Lord's Day Liturgy

Only Perfect People Allowed

The signs were legion a half dozen years ago. There was a campaign to hook people into church by pledging that at First Such-and-such Church: “No purfect people allowed.” Such signs usually included an obvious misspelled word just to punctuate the point.

A few comments are in order. First, duh. There is no church under the sun that only opens the doors for perfect people. How would they know? For that matter, I don’t believe that the signs are meant to be as sympathetic as they’re meant to be sarcastic. It’s less of a lure to imperfect people and more of a throat-jab at the self-righteous. It’s a jab at people like us.

What can we do about it? Even if it isn’t our fault, that doesn’t mean we can’t do anything. Since they perceive that our attitude is out of line, the first thing that we can do is confess our sin and repent. We ought to confess our sins on Sundays, we ought to confess our sins when we pray each day, and we ought to confess our sin when we sin against another person. Turns out that it’s easier to mock the immaturity of the signs–and the signage is immature–than to ask another person for forgiveness.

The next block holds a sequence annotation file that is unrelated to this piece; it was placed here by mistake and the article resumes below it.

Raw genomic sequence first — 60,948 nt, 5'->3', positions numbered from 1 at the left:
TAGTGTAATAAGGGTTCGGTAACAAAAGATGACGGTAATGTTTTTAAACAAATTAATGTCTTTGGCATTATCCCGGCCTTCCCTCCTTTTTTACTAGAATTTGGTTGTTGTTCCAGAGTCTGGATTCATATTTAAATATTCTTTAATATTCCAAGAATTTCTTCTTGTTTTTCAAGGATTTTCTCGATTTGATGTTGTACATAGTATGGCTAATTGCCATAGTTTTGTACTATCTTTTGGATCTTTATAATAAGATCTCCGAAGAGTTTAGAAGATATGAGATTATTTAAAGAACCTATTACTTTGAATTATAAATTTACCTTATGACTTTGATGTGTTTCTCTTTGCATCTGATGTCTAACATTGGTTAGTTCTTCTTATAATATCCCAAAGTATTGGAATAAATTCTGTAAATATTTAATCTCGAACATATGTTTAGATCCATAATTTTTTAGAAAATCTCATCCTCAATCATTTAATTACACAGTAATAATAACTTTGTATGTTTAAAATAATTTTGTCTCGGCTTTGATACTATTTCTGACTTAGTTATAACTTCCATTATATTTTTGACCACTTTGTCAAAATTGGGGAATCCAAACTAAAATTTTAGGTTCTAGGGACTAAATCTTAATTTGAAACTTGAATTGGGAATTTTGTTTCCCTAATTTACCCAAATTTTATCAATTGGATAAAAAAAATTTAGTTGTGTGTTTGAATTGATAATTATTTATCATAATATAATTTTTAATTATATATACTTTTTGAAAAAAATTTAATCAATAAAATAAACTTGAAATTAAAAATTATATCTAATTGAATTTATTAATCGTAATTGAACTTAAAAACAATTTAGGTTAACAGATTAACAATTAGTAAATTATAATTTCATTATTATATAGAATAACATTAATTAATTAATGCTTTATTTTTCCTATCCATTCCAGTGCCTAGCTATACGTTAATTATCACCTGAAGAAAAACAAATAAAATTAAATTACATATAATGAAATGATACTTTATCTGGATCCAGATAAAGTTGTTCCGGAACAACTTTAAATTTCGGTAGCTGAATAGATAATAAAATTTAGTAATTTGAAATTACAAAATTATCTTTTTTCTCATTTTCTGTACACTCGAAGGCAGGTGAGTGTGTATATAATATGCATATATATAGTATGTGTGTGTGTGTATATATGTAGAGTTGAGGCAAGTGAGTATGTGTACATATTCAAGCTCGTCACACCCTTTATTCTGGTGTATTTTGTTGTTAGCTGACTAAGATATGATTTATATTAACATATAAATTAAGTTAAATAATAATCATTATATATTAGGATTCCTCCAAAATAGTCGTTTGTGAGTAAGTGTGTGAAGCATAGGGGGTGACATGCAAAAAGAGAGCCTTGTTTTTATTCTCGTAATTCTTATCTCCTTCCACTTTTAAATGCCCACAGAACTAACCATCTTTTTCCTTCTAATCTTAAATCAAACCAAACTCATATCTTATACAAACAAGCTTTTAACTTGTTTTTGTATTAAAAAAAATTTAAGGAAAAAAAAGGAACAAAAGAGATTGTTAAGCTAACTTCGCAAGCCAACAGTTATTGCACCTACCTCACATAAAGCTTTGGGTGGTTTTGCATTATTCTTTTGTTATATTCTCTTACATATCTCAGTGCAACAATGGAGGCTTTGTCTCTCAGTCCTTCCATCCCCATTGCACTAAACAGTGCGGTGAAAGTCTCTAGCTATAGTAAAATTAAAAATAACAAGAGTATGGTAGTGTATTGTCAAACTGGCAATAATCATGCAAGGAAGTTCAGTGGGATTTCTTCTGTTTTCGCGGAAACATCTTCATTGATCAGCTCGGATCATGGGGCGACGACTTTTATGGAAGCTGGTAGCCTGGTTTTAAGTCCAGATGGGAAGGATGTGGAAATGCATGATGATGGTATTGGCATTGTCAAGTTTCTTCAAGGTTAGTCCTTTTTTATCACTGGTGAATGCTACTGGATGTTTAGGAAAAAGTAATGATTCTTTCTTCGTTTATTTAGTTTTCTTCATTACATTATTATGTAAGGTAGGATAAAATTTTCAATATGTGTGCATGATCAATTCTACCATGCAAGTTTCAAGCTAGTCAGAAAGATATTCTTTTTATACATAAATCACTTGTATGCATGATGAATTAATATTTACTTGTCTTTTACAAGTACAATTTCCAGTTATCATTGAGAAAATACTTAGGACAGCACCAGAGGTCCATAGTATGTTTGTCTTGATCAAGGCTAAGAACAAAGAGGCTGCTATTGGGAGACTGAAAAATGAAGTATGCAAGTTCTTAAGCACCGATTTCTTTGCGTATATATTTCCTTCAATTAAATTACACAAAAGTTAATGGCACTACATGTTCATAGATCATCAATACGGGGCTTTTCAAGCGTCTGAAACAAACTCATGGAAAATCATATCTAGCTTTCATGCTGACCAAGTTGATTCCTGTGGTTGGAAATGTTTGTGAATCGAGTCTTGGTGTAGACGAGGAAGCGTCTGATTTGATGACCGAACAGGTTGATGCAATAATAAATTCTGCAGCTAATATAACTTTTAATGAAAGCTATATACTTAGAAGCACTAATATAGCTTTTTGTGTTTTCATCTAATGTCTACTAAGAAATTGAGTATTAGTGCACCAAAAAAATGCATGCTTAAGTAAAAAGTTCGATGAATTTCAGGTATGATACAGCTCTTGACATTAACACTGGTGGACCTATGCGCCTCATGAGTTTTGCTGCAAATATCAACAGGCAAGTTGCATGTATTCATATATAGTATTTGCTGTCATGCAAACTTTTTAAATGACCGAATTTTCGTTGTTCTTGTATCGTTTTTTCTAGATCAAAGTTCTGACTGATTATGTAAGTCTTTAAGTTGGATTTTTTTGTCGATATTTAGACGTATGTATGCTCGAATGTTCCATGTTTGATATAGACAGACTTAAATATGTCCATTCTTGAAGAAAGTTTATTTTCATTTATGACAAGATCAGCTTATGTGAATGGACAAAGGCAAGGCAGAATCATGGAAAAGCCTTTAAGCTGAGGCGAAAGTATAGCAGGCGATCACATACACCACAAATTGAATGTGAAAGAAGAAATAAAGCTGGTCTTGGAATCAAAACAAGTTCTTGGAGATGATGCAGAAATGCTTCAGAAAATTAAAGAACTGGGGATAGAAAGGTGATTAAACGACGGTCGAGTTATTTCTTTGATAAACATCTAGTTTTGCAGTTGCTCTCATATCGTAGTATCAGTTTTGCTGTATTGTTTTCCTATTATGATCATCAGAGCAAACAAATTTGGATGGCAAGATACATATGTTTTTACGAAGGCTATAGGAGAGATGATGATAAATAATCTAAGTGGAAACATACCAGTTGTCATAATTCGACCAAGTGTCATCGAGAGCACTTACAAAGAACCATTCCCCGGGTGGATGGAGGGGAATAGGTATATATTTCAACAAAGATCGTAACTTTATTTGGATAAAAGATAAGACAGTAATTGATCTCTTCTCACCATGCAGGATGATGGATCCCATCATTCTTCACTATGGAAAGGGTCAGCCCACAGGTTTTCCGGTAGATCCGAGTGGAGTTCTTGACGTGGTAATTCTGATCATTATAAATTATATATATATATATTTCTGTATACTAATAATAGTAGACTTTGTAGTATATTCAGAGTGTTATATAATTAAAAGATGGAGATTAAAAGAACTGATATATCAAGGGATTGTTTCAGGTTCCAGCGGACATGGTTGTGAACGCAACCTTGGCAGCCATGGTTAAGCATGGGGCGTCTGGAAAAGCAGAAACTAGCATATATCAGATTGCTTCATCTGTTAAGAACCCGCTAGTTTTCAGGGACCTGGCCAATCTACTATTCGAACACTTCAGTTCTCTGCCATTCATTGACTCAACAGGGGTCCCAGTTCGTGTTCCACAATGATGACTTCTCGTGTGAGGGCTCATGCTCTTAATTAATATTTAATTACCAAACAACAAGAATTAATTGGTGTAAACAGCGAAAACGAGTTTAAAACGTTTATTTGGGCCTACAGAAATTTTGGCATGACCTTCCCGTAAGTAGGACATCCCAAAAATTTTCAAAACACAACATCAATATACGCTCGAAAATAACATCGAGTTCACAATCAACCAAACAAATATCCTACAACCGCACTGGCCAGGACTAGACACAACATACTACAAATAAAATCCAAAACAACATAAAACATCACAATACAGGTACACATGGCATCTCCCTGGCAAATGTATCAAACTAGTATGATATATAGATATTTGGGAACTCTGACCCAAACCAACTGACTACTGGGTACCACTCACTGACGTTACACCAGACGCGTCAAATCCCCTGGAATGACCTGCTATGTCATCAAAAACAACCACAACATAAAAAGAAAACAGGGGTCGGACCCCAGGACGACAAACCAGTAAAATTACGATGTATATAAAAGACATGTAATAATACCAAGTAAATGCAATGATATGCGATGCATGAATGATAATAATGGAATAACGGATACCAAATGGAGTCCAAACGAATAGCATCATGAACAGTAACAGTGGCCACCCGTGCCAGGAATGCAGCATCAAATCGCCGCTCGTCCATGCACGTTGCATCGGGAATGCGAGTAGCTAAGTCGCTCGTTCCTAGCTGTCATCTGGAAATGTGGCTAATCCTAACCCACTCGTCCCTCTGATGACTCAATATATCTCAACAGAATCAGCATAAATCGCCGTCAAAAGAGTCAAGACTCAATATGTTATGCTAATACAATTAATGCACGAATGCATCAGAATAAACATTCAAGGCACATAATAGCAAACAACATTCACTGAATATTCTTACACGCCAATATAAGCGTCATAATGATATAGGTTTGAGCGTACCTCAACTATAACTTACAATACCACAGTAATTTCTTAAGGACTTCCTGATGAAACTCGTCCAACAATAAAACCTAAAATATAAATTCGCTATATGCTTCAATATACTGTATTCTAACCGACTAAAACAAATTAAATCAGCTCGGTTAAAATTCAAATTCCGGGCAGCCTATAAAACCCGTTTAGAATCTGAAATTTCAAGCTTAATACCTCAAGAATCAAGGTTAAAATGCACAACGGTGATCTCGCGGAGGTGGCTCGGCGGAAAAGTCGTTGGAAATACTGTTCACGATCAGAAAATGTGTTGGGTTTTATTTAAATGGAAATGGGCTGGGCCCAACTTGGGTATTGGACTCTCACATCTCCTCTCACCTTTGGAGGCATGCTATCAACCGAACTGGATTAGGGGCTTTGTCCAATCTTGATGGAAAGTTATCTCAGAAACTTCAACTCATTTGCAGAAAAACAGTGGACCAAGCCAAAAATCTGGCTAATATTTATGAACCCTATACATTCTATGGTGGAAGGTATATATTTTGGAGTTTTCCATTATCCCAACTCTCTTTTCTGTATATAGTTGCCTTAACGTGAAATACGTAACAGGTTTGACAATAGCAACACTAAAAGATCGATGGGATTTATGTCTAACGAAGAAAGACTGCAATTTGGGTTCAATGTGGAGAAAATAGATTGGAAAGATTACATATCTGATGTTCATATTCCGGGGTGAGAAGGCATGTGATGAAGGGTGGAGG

We can also stop stiff-arming and holding grudges against other believers in our own body. We know that only fatheads say “No perfect people allowed.” We know we’re not perfect. Yet we tend to sanction our standoff-in-the-corner-ishness based on imperfections we perceive in someone else. I thought we knew that people weren’t perfect. Turns out it’s easier to know the principle than to embrace an imperfect person.

The last thing that we can do is to tell our friends that, while the church on earth is full of imperfect people, only perfect people are allowed in heaven, and none of us can get there on our own. The good news is that Jesus came for the sick, He came to call sinners to repentance. All who do repent and believe are declared perfectly righteous in Christ. As Christians, we remember that He’s also in the process of transforming us. We don’t belong in church because we’re perfect, but we’re here because this is one of places He perfects us. That starts with confessing our sin.